I read Beautiful Boy a few weeks ago and found it gripping, SO moving, so sad and so poignant. I could not put it down.

I'm kind of scared to read Tweak.

Anonymous said...

I've just finished reading both books: Tweak firstly, then Beautiful Boy. Obviously to me, the father is a far more adept writer but I believe he's had a bit more experience!

There's no denying the absolute horror and trauma that both men have experienced, and I could not quite bear to absorb some of the pain to which Nic, in particular, had exposed himself due to his disease.

As both an addict (non-practising!) and primary parent, I found the telling of the stories brave; the content one of my worst fears. However, without trying to detract from the tragedy in the men's lives, I kept feeling that there is still a sense of a bit too much pride or even a lack of complete humility in the writings. I saw the same attitude in my mother when she realised her daughter was both addict and alcoholic (realisations made about 20 years apart - heroin going earlier on, grog continuing for the best part of 11 more years) - particularly when she made such comment as - (while leaving the rehab clinic with her desperate pathetic daughter, me) 'Work hard on this. Did you look around in there? You don't belong there'. I did belong there and should have spent much more time there!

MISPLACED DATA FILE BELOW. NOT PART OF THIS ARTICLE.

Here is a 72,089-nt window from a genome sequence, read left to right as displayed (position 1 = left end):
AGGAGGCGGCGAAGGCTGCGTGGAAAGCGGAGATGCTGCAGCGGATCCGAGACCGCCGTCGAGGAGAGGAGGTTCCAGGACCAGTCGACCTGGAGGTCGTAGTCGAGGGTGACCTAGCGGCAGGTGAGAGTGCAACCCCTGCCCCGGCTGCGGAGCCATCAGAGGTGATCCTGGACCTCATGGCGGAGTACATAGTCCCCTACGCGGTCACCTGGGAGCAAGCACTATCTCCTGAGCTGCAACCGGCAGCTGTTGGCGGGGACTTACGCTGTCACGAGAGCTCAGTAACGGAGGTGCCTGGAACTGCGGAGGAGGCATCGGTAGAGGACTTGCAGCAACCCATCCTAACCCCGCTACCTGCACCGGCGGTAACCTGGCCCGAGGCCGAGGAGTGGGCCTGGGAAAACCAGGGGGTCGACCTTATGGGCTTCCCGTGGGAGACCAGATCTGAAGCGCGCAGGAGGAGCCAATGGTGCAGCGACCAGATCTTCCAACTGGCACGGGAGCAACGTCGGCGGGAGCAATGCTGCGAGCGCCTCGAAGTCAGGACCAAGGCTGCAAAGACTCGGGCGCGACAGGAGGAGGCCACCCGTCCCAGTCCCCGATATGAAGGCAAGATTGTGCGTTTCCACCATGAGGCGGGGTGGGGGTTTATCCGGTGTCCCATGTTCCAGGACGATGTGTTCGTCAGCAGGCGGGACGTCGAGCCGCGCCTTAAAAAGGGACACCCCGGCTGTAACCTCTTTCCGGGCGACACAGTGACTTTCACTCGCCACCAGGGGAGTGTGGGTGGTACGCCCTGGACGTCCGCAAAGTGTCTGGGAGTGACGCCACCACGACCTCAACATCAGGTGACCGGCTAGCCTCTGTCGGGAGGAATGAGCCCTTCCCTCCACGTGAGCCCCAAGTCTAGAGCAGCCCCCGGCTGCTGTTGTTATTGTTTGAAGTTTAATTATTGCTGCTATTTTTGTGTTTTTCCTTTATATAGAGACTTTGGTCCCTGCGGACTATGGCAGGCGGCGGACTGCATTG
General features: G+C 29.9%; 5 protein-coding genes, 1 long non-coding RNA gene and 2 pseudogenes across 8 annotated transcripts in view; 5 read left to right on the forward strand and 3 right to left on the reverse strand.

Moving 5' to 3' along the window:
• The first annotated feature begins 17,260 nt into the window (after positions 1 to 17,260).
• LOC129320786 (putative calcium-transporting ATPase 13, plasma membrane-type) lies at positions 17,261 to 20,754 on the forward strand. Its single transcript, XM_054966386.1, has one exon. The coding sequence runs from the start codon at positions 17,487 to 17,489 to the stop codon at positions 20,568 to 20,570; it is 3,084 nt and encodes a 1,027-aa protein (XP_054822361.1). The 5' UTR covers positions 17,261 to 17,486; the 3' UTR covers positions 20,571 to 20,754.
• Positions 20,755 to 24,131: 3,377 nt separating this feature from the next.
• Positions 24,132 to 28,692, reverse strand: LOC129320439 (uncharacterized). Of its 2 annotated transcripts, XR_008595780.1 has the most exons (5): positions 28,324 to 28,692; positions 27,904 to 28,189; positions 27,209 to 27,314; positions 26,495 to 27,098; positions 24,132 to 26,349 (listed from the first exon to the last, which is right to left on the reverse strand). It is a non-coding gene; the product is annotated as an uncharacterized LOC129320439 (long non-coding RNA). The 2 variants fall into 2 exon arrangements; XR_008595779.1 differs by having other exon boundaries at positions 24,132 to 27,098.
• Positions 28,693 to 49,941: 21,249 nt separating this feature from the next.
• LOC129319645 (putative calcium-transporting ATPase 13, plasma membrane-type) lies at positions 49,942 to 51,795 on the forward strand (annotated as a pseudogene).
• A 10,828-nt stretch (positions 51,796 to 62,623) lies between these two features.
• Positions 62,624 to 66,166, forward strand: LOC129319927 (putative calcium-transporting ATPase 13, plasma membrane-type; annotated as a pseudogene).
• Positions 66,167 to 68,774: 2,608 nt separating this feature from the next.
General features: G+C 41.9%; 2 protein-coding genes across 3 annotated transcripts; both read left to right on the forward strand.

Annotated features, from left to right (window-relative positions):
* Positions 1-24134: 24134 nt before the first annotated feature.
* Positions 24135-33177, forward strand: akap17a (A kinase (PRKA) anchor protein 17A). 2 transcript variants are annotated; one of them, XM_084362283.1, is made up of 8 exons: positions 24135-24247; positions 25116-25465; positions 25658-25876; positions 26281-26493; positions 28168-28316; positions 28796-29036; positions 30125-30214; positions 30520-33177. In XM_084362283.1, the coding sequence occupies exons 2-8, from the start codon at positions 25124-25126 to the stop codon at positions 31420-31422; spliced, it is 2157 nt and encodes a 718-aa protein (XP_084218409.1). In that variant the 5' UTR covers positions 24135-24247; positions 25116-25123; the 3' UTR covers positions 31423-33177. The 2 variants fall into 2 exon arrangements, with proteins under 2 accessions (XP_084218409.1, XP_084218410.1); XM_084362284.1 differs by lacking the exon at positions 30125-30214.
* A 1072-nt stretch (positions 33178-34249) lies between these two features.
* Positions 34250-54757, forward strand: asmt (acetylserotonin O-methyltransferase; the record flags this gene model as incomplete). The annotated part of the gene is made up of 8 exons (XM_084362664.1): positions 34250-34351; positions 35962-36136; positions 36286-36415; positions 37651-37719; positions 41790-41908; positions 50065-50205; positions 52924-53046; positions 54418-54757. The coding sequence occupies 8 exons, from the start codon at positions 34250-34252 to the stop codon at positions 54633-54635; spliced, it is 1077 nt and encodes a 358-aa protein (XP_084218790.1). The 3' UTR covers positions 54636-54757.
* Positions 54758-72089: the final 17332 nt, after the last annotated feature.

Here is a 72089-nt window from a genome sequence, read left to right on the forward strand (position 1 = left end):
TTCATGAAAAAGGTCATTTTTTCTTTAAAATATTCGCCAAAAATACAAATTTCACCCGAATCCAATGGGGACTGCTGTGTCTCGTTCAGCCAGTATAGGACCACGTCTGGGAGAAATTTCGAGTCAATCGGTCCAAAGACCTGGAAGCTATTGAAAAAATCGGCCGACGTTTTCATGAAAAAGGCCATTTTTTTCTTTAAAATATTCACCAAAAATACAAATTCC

Ordinarily, I guess a bit of pride may be considered reasonable and fine but where a recovering addict is concerned, personally that scares me a bit. There is no better 'class' of addict - all just the same struggling with a killer disease.

Anyway, fair play to both lads. They've both experienced more than enough torture for a life time. I pray that Nic sticks close to his program of recovery and that his father is able to forgive his son and himself. Nic is very fortunate to have a family with resources and who provided opportunities, and his family is very fortunate that the doors hadn't become too small for Nic to creep through.

Anonymous said...

i am reading beautiful boy and i cannot put it down,. it's a sad story but so interesting. i can't put it down and i don't want it to end next i'm going to read tweak. i think it's going to be something diffrent but i am sure it's going to be good i hope nic is doing better this is going to be his 3rd year that he's been sober in november.
and i think it's something amazing,i admire him for pulling through with all of this.

Anonymous said...

Beautiful Boy was a great book, which I read first. I could not put it down. I just finished reading Tweak and I found it to be very different from Beautiful Boy. Both books moved me very much so. I'm so proud that Nic kicked his addiction and is on the path to a better life.

Anonymous said...

I am reading the book Tweak now and it is by far the best book that i have ever read. Being only 17 I have had my own experiences with different hard core drugs and alcohol and by read this book It has made me realize that drugs isn't jus something that you do to have fun or to forget life but it is a murder that can take your life!